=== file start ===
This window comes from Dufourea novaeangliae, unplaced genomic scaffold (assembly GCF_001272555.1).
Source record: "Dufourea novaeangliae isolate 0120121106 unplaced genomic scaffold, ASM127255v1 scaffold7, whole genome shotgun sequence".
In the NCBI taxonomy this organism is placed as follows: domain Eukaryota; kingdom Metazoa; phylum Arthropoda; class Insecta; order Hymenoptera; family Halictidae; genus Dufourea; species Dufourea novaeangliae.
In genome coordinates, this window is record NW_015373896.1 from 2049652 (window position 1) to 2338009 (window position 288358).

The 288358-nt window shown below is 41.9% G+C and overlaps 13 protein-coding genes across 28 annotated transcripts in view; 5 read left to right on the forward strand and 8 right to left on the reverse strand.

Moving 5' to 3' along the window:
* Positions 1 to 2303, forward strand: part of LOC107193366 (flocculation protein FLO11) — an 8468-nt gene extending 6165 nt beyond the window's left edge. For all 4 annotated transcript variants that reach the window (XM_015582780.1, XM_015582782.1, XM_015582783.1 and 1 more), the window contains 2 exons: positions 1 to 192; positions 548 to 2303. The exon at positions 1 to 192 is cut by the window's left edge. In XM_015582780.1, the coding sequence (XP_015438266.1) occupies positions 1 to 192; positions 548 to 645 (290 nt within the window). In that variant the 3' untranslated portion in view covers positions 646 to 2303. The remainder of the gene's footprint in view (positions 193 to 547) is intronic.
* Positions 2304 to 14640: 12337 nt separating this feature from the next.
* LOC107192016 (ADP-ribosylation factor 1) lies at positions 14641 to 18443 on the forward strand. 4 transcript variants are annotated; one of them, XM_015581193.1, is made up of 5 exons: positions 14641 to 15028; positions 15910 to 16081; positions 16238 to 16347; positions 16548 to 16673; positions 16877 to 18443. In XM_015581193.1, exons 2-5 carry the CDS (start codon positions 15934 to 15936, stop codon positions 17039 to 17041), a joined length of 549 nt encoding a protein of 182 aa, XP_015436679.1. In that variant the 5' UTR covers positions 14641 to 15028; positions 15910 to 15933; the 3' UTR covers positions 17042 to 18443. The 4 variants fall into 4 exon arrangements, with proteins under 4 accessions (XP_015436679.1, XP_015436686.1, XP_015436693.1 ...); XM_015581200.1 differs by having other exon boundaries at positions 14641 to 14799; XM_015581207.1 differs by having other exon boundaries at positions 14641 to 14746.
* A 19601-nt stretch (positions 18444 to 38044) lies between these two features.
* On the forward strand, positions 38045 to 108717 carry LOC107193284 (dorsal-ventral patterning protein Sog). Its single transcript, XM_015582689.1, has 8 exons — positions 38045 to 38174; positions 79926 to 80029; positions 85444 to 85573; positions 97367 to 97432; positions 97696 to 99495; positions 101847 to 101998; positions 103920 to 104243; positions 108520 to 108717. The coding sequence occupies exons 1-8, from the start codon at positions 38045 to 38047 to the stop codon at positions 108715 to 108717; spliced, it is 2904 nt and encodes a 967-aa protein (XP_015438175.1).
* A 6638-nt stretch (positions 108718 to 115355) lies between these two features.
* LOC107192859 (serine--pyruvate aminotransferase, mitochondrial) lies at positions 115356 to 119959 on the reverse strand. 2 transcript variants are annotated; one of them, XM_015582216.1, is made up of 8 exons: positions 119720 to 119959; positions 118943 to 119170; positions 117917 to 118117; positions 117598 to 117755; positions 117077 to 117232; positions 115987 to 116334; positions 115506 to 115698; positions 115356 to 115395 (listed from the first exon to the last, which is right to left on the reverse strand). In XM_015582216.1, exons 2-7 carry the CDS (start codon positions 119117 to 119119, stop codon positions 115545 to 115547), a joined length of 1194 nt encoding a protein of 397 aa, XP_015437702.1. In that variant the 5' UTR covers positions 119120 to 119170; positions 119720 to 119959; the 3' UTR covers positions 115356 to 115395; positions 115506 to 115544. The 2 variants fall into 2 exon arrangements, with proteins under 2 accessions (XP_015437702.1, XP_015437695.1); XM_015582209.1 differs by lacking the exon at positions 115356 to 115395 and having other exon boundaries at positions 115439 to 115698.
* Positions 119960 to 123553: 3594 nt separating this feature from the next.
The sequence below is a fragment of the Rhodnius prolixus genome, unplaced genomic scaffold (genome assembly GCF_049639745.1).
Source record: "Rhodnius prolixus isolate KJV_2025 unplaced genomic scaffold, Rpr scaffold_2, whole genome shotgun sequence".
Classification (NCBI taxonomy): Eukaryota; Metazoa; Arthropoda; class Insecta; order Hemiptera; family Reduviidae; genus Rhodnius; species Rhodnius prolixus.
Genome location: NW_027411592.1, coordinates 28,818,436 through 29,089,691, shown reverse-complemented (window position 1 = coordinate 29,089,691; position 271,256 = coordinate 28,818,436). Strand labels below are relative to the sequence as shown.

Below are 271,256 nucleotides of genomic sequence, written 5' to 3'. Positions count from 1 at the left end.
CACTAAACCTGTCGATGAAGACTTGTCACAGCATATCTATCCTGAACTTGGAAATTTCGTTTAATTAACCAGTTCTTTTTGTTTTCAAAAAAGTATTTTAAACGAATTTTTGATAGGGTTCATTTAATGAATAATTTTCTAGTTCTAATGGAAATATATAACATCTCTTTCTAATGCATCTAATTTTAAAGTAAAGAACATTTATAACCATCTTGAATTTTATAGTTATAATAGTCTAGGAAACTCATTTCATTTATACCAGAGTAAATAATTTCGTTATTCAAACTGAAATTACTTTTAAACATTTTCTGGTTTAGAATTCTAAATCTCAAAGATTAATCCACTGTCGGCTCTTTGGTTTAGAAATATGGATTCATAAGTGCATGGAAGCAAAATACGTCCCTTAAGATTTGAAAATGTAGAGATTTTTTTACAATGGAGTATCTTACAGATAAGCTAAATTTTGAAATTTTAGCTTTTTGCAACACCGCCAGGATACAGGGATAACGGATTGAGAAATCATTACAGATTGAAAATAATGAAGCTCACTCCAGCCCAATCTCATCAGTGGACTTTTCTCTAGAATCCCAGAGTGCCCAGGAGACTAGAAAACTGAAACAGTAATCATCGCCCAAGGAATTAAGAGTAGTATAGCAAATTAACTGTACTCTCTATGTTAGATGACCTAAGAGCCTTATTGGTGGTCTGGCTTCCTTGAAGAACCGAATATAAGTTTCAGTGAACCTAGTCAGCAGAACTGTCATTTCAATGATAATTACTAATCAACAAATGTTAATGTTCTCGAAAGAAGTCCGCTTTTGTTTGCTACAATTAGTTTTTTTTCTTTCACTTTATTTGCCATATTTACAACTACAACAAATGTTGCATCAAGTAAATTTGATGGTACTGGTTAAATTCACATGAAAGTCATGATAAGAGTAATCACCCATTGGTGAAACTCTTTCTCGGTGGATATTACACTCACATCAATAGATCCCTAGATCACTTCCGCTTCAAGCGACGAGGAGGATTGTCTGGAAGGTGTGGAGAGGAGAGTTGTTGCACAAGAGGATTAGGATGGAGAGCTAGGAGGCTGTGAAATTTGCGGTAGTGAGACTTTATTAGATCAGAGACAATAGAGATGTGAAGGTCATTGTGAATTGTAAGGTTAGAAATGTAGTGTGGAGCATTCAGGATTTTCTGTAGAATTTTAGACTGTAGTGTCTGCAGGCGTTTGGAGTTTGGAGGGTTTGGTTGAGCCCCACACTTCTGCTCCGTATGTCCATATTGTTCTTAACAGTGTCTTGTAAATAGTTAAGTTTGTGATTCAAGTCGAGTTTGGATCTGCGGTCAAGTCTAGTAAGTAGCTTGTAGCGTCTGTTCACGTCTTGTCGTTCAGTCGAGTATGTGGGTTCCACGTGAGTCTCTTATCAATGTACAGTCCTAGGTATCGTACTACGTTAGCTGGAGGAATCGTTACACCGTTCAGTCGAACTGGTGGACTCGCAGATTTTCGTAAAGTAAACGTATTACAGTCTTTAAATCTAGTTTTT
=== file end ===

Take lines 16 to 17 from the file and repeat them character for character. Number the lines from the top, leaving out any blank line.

Source record: "Rhodnius prolixus isolate KJV_2025 unplaced genomic scaffold, Rpr scaffold_2, whole genome shotgun sequence".
Classification (NCBI taxonomy): Eukaryota; Metazoa; Arthropoda; class Insecta; order Hemiptera; family Reduviidae; genus Rhodnius; species Rhodnius prolixus.